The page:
But as practices reported in the Czech Republic show, tripartite and also bipartite social dialogue and consultation is happening and, at least in this country, seems to be an emerging issue. Since 2008, the tripartite Council of Economic and Social Agreement (RHSD ČR) has addressed issues related to temporary agency work through a working group. However, this working group includes only one of the two employer organisations (APPS), government representatives and as representatives from the Czech-Moravian Confederation of Trade Unions (ČMKOS). In March 2015, the RHSD and the working group discussed, for example, a new legislative proposal by the government on work agencies that included provisions to limit the maximum share of agency workers at company level (15%) and the equality of working conditions of agency workers and directly employed employees. APPS, together with the Confederation of Industry of the Czech Republic (SP ČR), has also been involved in bipartite dialogue with trade unions, for example, on fighting illegal practices by work agencies. Furthermore, APPS has reached an agreement with the Czech Metalworkers’ Federation (OS KOVO) on general cooperation, improving working conditions in the temporary agency work sector and combatting illegal forms of employment.

In other countries, however, social partners differ in regard to the assessment of the quality of consultation as the case of Bulgaria illustrates. According to information given to this study by a representative of the Confederation of Independent Trade Unions in Bulgaria (CITUB), the organisation has not received information from the Ministry of Labour and Social Policy on the status of the implementation of Directive 2008/104/EC as well as on suggestions made by CITUB in regard to legislative changes. However, this was not confirmed by a Ministry representative who stated that CITUB had been involved in the directive’s implementation in the context of the consultation of the National Tripartite Council; for further details, see the national report for Bulgaria for this study).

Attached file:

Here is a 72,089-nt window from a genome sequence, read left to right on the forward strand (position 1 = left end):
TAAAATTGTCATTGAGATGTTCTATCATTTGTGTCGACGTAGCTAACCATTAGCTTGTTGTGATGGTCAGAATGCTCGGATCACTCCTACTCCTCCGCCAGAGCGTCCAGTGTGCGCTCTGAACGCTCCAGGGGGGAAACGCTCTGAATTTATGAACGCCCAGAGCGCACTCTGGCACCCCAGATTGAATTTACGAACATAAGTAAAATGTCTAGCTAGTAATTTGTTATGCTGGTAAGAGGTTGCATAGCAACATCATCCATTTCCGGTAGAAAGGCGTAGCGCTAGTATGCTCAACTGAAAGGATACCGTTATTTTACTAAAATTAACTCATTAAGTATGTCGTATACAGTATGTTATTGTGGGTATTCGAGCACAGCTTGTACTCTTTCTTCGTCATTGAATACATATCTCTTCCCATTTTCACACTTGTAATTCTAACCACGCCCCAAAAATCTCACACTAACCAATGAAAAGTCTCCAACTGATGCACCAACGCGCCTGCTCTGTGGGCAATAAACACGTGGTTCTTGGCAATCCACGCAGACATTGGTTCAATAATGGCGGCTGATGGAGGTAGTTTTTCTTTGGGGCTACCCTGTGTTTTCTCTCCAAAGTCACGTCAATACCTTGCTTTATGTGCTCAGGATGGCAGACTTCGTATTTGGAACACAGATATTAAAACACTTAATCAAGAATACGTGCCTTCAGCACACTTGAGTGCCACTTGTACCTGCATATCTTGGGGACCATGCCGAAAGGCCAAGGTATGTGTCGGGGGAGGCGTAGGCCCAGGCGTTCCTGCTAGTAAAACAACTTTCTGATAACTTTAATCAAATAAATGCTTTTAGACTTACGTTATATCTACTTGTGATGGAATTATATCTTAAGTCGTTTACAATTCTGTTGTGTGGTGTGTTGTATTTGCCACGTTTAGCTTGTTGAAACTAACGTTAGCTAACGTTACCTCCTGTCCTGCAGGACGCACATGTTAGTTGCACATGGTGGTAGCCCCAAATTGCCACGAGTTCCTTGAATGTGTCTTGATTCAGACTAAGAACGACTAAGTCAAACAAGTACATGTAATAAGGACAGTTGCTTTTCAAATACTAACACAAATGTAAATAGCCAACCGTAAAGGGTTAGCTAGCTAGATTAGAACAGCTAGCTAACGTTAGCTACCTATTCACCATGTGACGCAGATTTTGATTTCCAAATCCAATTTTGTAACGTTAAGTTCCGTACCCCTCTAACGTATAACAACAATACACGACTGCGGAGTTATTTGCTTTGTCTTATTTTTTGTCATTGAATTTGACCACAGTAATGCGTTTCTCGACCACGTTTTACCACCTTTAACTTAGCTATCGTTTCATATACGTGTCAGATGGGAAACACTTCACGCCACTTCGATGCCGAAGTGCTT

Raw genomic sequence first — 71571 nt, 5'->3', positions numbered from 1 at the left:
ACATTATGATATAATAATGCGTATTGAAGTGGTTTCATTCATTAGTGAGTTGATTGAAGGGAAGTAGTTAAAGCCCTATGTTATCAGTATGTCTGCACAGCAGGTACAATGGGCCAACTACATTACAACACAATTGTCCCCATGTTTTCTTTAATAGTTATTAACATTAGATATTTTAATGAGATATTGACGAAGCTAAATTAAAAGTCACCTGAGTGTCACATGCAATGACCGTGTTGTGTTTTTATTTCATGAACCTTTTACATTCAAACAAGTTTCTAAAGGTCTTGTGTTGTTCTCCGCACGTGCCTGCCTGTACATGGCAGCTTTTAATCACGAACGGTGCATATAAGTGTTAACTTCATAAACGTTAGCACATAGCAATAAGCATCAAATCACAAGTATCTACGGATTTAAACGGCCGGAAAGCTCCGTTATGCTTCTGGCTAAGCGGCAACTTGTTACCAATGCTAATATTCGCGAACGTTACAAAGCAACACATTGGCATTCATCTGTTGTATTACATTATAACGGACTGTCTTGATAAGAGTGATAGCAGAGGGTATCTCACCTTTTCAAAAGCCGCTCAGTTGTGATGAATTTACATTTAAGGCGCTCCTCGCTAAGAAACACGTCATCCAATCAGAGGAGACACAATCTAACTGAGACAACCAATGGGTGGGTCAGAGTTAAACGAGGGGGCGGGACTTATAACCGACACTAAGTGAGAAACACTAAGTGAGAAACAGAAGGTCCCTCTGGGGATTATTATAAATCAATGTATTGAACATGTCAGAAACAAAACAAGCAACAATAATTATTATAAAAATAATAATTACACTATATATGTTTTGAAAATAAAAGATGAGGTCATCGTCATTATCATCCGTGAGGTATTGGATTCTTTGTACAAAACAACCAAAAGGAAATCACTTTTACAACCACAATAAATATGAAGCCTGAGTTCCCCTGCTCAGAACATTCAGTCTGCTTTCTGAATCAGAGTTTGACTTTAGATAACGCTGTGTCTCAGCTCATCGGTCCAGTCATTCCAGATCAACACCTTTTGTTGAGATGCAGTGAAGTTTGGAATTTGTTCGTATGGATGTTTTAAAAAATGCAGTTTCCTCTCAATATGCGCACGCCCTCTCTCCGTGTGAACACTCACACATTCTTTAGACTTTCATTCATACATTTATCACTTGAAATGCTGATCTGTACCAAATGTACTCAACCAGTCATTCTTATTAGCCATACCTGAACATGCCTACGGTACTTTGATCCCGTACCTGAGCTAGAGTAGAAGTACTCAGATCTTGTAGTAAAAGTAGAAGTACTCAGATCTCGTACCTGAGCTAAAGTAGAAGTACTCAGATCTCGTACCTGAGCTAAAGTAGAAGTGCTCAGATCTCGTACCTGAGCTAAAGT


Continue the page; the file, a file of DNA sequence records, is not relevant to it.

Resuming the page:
Table 10: Participation of trade unions and employer organisations in public policies

Practice

Trade unions

Employer organisations

Social partners involved in consultation on a regular basis

AT, DE*, FR*, NL*, SE*, UK*

AT*, CZ, ES*, FI*, FR, HR, NL, SE, UK

Social partners involved in consultation on an ad hoc basis

BE, DE, DK, ES, FI, FR, IE, IT, LU, MT, NL, PL, SL, SK, UK

AT**, BE, CZ**, DE, DK, EE, FI**, IT, LT, LU, LV, PL, RO, SL

No consultation

CZ, HU, LV, PT

BG, EL, SE**

No consultation as no sector-related organisation exist

CY, EE, EL, HR, LT, RO

CY, MT

No information available

BG, FR***, IE***, PT***, SE***